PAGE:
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Chappelle-Nadal pushing for more action at contaminated Bridgeton, West Lake Landfills

UNIVERSITY CITY, Mo. — State senator Maria Chappelle-Nadal is beating the drum against the failures to contain potentially deadly toxic waste at the West Lake landfill.

The landfill falls in her district, and Chappelle-Nadal has taken a particularly aggressive approach in recent days after Attorney General Chris Koster publicly released the findings his office would be citing in court in their lawsuit against Republic Services Inc., which is set to begin next spring.


Chappelle-Nadal began last week with a ferocious social-media blitz, calling on local residents to organize and demand more immediate cleanup of the site, which houses radioactive waste dumped there from the Manhattan Project. Chappelle-Nadal as well as her supporters say the sites where the waste was dumped are not safe for people.

“DEAR ST. LOUIS: At this time, it looks like we can’t depend on the @EPA to help us w this aggressive #RadioactiveWaste. We’ll plan ourselves,” she tweeted just earlier today.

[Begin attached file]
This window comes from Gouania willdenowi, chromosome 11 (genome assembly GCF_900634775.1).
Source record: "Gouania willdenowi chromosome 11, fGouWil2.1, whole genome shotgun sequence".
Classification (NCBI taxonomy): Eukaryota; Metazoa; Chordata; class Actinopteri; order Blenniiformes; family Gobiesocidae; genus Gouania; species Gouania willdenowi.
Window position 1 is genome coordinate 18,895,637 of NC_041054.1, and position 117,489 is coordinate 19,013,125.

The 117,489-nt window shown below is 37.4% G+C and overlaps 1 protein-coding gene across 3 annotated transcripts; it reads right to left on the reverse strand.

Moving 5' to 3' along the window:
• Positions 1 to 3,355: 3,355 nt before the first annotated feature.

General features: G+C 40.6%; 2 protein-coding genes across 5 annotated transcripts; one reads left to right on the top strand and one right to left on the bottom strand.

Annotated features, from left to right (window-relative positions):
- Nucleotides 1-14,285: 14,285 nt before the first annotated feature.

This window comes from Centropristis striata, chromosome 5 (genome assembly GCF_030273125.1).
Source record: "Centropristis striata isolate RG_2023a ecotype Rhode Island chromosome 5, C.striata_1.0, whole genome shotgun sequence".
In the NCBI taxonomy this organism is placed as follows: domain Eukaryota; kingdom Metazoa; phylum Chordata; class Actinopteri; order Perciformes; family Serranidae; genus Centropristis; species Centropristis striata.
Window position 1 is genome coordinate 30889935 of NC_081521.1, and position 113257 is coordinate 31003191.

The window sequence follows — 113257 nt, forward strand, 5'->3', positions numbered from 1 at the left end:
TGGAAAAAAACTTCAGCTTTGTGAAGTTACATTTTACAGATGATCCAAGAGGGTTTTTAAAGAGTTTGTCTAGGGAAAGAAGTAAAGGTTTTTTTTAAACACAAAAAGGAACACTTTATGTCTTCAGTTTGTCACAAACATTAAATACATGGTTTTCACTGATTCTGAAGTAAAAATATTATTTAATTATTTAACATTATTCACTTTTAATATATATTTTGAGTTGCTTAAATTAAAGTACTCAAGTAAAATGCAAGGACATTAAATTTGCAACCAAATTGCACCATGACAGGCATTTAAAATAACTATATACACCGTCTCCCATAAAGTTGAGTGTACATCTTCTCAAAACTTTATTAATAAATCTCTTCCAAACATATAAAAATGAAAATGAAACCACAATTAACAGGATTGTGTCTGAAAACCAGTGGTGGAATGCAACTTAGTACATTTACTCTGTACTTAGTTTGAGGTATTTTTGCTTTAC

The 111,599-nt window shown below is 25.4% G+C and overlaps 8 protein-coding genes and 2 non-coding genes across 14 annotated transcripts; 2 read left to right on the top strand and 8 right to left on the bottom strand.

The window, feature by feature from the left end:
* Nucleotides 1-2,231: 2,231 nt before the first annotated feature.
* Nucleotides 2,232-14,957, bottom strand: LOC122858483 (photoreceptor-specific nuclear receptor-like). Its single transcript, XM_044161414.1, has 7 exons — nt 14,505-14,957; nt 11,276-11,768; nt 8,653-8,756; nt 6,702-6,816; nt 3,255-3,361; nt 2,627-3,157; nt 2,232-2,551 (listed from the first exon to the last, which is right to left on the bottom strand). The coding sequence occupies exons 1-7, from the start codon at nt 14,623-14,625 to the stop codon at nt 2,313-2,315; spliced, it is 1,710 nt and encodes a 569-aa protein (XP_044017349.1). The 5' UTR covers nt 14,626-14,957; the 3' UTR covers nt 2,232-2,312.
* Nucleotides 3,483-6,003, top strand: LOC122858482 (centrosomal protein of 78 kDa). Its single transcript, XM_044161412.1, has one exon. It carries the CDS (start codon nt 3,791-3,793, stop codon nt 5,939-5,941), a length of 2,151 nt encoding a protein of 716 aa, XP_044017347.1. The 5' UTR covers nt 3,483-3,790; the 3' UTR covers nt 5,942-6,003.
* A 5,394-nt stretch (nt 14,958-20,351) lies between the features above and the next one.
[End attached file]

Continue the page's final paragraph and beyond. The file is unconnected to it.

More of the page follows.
“Is there another state senator in America that has to wear a gas mask in two locations w/in a senate district for two separate reasons?” Chappelle mused on her social media. She also suggested that because most of the sites in question were in areas with large numbers of minorities, the issue was not being treated as seriously.

“I just figured it out. @SteveStenger is scared of Black young men more than moms, dads & children w CANCER. They deserve a #StateOfEmergency

She publicly noted that the St. Louis Rams practice site tested positive for radiation and says the St. Louis County Board of Elections offices were exposed as well, and called on St. Louis County Executive Steve Stenger to declare a State of Emergency for the locations. Stenger called the suggestion a “joke” and, along with the state’s Department of Natural Resources, says the sites are not dangerous for people.

Today, Chappelle-Nadal sent a letter to Stenger asking that his administration presents a plan for Board of Elections employees “that seeks to identify whether employees are suffering from a statistically significant increase in rare cancers and diseases, such as those found around Westlake Landfill and Coldwater Creek.”

“If the contamination is anything like what we are seeing at Westlake, then it is entirely possible that both Rocket Park and Deer Creek are contaminated as they are down the hill from the Sunnen Business Park,” Chappelle-Nadal said.